New York (CNN) -- When the Sunday edition of the Des Moines Register came off the presses on September 5, 1982, the front page headlines included: "USDA Focus Shifts Back to Farmers"; "Video Recorders Let Viewers 'Beat the Clock,' Spark TV Boom"; and "China Offers Accord with Soviet Union."
Little did the newspaper's editors realize that one of the biggest stories in Iowa's history was about to unfold and that the central figure would be a 12-year-old Register paperboy named Johnny Gosch.
Gosch, on the job just over a year, vanished while on his paper route.
His mother, Noreen Gosch, says Johnny never delivered a late paper, and had a perfect service award from the Register. He used part of his earnings to buy a motor dirt bike.
He set out at 5:45 a.m., reportedly with his dachshund, on daily rounds. But suspicion arose two hours later when one of Johnny's customers called his parents to say the paper had not been delivered.
Leonard John Gosch, Johnny's father, told his wife to call police, and went looking for the boy. He soon found Johnny's red wagon, just two blocks from their West Des Moines home. It was full of newspapers and, according to the police report, the father delivered them.
The dog came home on its own, investigators say. Johnny never did.
"Police Hunt for Missing West Des Moines Boy'' the Register's headline read on Monday, followed by a second headline in smaller type: "Fellow Newspaper Carrier Saw Him Talking to Man."
According to the initial police report, witnesses said they had seen Johnny talking to a man in a car described as a blue Ford Fairmont, apparently giving directions.
The car made a U-turn and approached another newspaper carrier and asked another carrier for directions.
It is not clear what happened next.
Noreen Gosch's private investigators found witnesses who say they saw Gosch being pulled into the car. Gosch and her investigators say Johnny, was forced into a pedophile prostitution ring, an assertion that is frequently met with skepticism by authorities.
"We have no evidence to suggest that Johnny was swept into a pedophile ring,'' said Lt. Cameron Coppess of the West Des Moines Police Department. "It is not an impossible theory, but one that we have not been able to support through facts.''
To this day there have been no major suspects or arrests.
"There have been multiple names of people put forward to us that were suspected of being involved in the disappearance,'' Coppess said. "But there's not been one substantial piece of evidence that has tied any of those individuals to the disappearance of Johnny Gosch.''
The Gosch case has become a landmark for its tragic storyline and the changes it brought to the way law enforcement, communities and the media handle child abductions and missing persons cases.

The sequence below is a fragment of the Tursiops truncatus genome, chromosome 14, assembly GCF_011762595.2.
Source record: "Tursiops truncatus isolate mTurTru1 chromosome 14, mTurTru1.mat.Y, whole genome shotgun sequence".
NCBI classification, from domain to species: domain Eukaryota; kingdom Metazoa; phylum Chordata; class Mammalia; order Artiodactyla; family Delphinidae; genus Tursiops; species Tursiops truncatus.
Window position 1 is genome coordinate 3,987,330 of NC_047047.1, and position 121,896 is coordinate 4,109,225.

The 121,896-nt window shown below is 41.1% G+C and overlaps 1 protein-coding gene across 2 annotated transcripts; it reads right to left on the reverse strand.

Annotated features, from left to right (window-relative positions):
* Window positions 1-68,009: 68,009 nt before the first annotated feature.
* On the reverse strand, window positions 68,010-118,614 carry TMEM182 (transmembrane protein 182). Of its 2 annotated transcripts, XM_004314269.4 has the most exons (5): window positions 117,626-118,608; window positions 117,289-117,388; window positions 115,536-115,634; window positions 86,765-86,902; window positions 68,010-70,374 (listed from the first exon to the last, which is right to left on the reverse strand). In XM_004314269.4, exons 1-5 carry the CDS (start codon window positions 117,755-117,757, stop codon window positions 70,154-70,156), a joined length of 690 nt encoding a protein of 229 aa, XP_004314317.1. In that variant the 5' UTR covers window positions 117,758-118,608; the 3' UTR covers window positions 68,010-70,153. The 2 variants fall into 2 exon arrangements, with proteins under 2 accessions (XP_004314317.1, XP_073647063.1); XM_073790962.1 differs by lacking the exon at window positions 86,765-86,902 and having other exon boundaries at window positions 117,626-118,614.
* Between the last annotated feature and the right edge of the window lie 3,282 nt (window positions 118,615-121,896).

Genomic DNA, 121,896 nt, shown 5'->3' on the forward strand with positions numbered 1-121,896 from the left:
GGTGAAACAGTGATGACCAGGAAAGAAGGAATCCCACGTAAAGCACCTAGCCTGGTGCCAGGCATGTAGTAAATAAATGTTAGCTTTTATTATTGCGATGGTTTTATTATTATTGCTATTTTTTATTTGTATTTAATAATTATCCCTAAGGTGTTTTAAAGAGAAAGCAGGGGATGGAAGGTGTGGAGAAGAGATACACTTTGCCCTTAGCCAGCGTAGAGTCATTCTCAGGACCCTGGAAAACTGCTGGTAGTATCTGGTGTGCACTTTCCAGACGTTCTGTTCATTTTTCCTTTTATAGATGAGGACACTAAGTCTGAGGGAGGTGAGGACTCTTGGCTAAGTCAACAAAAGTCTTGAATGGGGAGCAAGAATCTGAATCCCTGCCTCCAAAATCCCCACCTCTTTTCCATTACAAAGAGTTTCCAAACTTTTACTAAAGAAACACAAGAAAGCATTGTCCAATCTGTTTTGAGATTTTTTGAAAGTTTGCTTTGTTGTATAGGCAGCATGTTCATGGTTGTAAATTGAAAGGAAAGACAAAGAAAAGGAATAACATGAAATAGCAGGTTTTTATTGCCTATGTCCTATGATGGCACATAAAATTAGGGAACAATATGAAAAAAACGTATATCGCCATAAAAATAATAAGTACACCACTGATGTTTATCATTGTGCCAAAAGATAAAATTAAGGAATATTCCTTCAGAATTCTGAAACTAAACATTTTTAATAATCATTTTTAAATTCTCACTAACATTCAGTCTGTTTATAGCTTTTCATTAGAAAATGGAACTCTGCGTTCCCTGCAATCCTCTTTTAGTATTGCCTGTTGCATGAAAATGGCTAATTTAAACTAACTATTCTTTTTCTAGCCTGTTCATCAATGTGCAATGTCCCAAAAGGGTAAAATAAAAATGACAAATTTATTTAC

Johnny Gosch was one of the first children featured on milk cartons and, after the 1984 disappearance of another Iowa delivery boy, Eugene Martin, many newspapers began the eventual shift to adult carriers.
Investigators say they may never know whether the Gosch and Martin cases are connected.
Gosch case files and documents fill seven drawers at the West Des Moines Police Department. Over the years the case has taken twists and turns that make it a continuing subject of speculation on the Internet.
A Google search of the name Johnny Gosch brings up more than 200,000 results, including the Web site for The Johnny Gosch Foundation.
Noreen Gosch has been a tireless crusader for nearly three decades and her book, "Why Johnny Can't Come Home,'' was released in 2000. She holds tightly to fond memories of her son. "Johnny was the kindest, most gentle kid," she said, telling a story about how he rescued a neighbor's son from bullies.
Noreen Gosch says her son visited her at home for a few hours at around 2:30 a.m. in March 1997. She said Johnny, then age 27, told her how he had been kidnapped and thrown into a life of child prostitution. When asked why he did not stay longer, Gosch says Johnny told her he was still in danger and needed to leave Des Moines.
Gosch said has not seen or heard from him again.
Two years later, a witness in an embezzlement case testified that he took part in Johnny's abduction, and said he had also previously been forced into a child sex ring.
Coppess said police investigated, speaking with the man's family before determining that he was in Omaha, Nebraska, when Johnny Gosch disappeared.
In 2006, photos of several bound and gagged boys were dropped off on Noreen Gosch's doorstep and copies were sent over the Internet to other people connected with the case.
Gosch says her son was in the photos. Police disagree.
Gosch said police made critical mistakes in the first hours of the investigation. The police chief at the time, Orval Cooney, stepped onto a park table with a bullhorn and told a group of searchers to stop looking for the boy because he was just a runaway, she charged.
Cooney is deceased and Coppess could not verify the bullhorn incident. "This police department learned a lot from this case, as have many police departments across the country as far as investigating the disappearance of youth,'' he said.
Johnny Gosch is still officially considered a missing person by police, and his disappearance remains an open case. But there are no new leads or information to actively pursue, Coppess said. About five leads come in every year, he said.
If you have information about the Gosch case, call the West Des Moines Police Department at (515) 222-3345 or the National Center for Missing and Exploited Children at 1-800-THE LOST.